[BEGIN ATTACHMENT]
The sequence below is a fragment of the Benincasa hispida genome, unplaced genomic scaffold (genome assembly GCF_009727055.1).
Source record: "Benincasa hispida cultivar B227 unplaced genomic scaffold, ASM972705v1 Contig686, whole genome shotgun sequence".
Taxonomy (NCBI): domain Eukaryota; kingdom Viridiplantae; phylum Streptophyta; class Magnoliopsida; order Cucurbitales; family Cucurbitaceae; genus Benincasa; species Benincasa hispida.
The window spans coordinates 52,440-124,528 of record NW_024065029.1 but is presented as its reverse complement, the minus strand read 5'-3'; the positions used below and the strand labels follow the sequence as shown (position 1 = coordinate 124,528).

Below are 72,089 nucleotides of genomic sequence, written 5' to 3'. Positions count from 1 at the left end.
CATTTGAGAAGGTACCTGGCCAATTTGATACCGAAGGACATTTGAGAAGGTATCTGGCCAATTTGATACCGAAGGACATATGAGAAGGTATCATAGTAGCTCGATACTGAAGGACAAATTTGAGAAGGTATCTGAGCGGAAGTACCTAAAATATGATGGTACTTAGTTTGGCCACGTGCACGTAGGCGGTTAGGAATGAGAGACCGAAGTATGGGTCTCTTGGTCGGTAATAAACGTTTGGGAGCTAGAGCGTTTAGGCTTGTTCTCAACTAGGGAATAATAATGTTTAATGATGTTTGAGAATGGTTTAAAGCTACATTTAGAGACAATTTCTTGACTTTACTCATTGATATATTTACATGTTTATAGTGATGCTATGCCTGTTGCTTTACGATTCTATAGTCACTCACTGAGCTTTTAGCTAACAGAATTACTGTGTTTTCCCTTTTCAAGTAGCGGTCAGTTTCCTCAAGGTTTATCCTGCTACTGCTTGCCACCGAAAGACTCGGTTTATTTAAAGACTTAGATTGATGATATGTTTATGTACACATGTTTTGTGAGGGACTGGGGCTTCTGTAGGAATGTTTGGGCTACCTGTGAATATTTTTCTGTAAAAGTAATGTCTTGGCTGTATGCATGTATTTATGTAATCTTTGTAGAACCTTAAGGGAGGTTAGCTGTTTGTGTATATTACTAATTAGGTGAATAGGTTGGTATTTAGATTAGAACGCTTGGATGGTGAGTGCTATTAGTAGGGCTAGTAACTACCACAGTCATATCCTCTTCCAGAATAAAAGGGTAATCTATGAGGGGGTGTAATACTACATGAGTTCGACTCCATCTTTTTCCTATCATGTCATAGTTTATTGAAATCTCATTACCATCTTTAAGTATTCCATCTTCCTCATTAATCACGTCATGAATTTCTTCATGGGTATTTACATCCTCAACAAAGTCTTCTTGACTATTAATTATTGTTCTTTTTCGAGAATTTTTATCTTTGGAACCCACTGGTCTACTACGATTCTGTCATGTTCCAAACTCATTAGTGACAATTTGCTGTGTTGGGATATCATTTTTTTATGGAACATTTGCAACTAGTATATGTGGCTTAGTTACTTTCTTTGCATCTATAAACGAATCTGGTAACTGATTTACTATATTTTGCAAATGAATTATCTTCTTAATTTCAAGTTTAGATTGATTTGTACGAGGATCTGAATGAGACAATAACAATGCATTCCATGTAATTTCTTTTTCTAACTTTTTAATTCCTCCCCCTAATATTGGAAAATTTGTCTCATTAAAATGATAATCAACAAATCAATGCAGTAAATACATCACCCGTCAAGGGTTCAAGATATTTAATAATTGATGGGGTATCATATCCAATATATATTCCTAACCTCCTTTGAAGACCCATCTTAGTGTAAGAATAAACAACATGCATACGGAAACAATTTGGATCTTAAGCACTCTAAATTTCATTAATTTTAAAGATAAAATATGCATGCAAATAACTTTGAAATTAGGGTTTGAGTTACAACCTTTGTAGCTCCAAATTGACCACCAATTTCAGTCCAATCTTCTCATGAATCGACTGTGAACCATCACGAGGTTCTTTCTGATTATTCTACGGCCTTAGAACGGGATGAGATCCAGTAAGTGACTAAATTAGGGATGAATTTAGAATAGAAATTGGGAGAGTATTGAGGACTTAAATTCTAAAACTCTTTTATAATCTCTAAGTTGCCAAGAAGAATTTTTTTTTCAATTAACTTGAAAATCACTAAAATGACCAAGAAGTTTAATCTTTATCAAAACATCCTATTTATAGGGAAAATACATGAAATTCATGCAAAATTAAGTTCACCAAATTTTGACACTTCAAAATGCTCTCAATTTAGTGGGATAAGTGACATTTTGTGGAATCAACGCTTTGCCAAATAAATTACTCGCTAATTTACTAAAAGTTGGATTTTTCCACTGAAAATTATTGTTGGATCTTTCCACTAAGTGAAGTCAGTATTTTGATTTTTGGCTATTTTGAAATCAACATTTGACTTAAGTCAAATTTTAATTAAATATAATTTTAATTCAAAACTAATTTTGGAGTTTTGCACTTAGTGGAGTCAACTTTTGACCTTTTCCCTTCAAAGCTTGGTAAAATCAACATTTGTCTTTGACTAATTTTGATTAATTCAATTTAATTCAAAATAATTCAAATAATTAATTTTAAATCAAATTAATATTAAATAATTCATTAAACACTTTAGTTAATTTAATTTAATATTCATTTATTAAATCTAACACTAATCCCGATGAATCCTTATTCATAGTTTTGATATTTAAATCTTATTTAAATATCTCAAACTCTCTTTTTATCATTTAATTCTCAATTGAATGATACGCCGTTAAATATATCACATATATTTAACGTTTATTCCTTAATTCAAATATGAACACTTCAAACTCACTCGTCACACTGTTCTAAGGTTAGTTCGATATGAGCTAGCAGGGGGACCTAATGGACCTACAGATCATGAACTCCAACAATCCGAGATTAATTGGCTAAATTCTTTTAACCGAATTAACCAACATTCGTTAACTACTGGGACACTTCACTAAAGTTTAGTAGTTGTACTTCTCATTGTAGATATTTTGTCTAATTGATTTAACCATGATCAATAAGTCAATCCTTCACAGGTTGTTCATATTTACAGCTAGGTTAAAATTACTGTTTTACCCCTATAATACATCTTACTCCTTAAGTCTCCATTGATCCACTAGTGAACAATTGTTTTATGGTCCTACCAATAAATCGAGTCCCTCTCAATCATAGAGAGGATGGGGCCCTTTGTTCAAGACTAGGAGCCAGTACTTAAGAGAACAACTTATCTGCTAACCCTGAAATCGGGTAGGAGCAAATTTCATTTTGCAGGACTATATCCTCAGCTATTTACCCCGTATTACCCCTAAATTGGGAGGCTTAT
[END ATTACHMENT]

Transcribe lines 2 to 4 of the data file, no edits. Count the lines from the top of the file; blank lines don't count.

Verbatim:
Source record: "Benincasa hispida cultivar B227 unplaced genomic scaffold, ASM972705v1 Contig686, whole genome shotgun sequence".
Taxonomy (NCBI): domain Eukaryota; kingdom Viridiplantae; phylum Streptophyta; class Magnoliopsida; order Cucurbitales; family Cucurbitaceae; genus Benincasa; species Benincasa hispida.
The window spans coordinates 52,440-124,528 of record NW_024065029.1 but is presented as its reverse complement, the minus strand read 5'-3'; the positions used below and the strand labels follow the sequence as shown (position 1 = coordinate 124,528).